January 22, 2021

Model Desac

It’s Time to Fly

Why I Downgraded My Chase Sapphire Reserve Card

5 min read

When I opened the Chase Sapphire Reserve® earlier this year, I was eager to take advantage of the card’s 50,000-point welcome bonus (after meeting the $4,000 spending requirement within the first three months). But then Chase increased the Sapphire Reserve’s annual fee from $450 to $550, and I instantly wondered whether the card was still worthwhile.

I tossed around the idea of canceling the Sapphire Reserve card, but later opted to downgrade it since closing a credit account has the potential to lower your credit score. Downgrading a card doesn’t negatively impact your credit score since you keep the same credit line open.

Before I downgraded my card, I took a few actions to ensure that I used all of the card’s benefits. Here are the steps I took to downgrade my Sapphire Reserve:

Chase Sapphire Reserve®

  • Rewards

    10X points on Lyft rides through March 2022, 3X points on travel worldwide (immediately after earning your $300 annual travel credit), 3X points on dining at restaurants including eligible delivery services, takeout and dining out, 1X point per $1 on all other purchases

  • Welcome bonus

    50,000 bonus points after you spend $4,000 on purchases in the first 3 months from account opening — worth up to $750 toward travel when you redeem through Chase Ultimate Rewards®

  • Annual fee

  • Intro APR

  • Regular APR

    16.99% to 23.99% variable

  • Balance transfer fee

  • Foreign transaction fee

  • Credit needed

1. I confirmed why I wanted to switch cards

2. I chose a new card

Once I decided that I wasn’t willing to pay a high annual fee for another card, I tried to figure out which Chase card fit my spending habits so I could downgrade.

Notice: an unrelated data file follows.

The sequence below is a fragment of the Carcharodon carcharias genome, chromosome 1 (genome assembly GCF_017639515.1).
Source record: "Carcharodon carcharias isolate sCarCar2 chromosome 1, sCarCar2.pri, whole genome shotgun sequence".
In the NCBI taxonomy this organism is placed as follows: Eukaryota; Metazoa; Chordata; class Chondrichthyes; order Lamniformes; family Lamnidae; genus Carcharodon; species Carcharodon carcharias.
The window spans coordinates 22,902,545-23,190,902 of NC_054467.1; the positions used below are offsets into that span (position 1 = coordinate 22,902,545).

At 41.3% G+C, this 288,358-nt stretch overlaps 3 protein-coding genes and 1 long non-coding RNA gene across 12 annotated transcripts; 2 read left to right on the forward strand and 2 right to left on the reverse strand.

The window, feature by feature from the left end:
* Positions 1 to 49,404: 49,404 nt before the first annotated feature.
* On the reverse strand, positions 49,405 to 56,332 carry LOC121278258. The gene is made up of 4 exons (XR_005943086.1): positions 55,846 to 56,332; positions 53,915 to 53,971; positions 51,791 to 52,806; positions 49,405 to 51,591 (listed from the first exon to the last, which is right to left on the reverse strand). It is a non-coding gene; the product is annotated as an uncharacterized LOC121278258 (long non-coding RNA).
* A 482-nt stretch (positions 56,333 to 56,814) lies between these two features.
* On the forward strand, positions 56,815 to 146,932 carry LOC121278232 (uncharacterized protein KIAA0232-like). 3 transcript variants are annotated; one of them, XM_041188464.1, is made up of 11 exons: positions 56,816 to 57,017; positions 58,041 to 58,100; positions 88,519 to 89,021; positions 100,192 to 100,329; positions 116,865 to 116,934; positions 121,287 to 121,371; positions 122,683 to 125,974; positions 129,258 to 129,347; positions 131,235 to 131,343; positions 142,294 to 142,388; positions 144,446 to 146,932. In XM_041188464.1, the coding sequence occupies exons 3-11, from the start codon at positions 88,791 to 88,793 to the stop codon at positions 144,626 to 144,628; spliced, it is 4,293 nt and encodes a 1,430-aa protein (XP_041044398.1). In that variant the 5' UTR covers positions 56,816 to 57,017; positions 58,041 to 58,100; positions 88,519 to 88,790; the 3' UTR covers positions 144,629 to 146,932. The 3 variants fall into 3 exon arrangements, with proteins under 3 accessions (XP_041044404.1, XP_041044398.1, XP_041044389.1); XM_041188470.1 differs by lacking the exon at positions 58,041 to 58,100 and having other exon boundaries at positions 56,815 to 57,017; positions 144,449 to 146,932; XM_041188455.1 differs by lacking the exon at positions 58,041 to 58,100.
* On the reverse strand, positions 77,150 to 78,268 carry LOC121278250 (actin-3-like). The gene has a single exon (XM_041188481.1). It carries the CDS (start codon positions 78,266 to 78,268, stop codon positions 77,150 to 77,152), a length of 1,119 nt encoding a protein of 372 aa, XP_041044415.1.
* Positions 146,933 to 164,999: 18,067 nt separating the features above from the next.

Since the Sapphire Reserve is a travel card, I thought about switching to Chase’s other travel option, the Chase Sapphire Preferred® Card, which has a lower annual fee. But I ultimately didn’t choose the Sapphire Preferred since I already have the American Express® Gold Card, which offers better rewards rates on travel and dining.

The other options I had were the Chase Freedom Flex℠ and Chase Freedom Unlimited®. The cards are very similar but have slightly different rewards programs. Both offer 5% cash back on travel purchased through Chase Ultimate Rewards® and 3% on dining (including takeout) and drugstores.

However, the Flex card also offers rotating bonus categories that earn 5% cash back on up to $1,500 in combined purchases in bonus categories each quarter you activate (then 1%). Unlimited doesn’t have rotating bonus categories and instead offers a flat 1.5% cash back on all other purchases.

I chose the Chase Freedom Unlimited since I already have a rotating 5% card.

3. I redeemed all of my points

4. I called customer service to downgrade my Sapphire Reserve

Chase Freedom Unlimited®

  • Rewards

    Earn 5% cash back on grocery store purchases (not including Target or Walmart purchases) on up to $12,000 spent in the first year, 5% cash back on travel purchased through Chase Ultimate Rewards®, 3% on dining (including takeout) and drugstores and 1.5% on all other purchases

  • Welcome bonus

    $200 cash back after you spend $500 on purchases in your first 3 months from account opening

  • Annual fee

  • Intro APR

    0% for the first 15 months on purchases

  • Regular APR

    14.99% to 23.74% variable on purchases and balance transfers

  • Balance transfer fee

    Either $5 or 5% of the amount of each transfer, whichever is greater

  • Foreign transaction fee

    3% of each transaction in U.S. dollars

Editorial Note: Opinions, analyses, reviews or recommendations expressed in this article are those of the CNBC Select editorial staff’s alone, and have not been reviewed, approved or otherwise endorsed by any third party.

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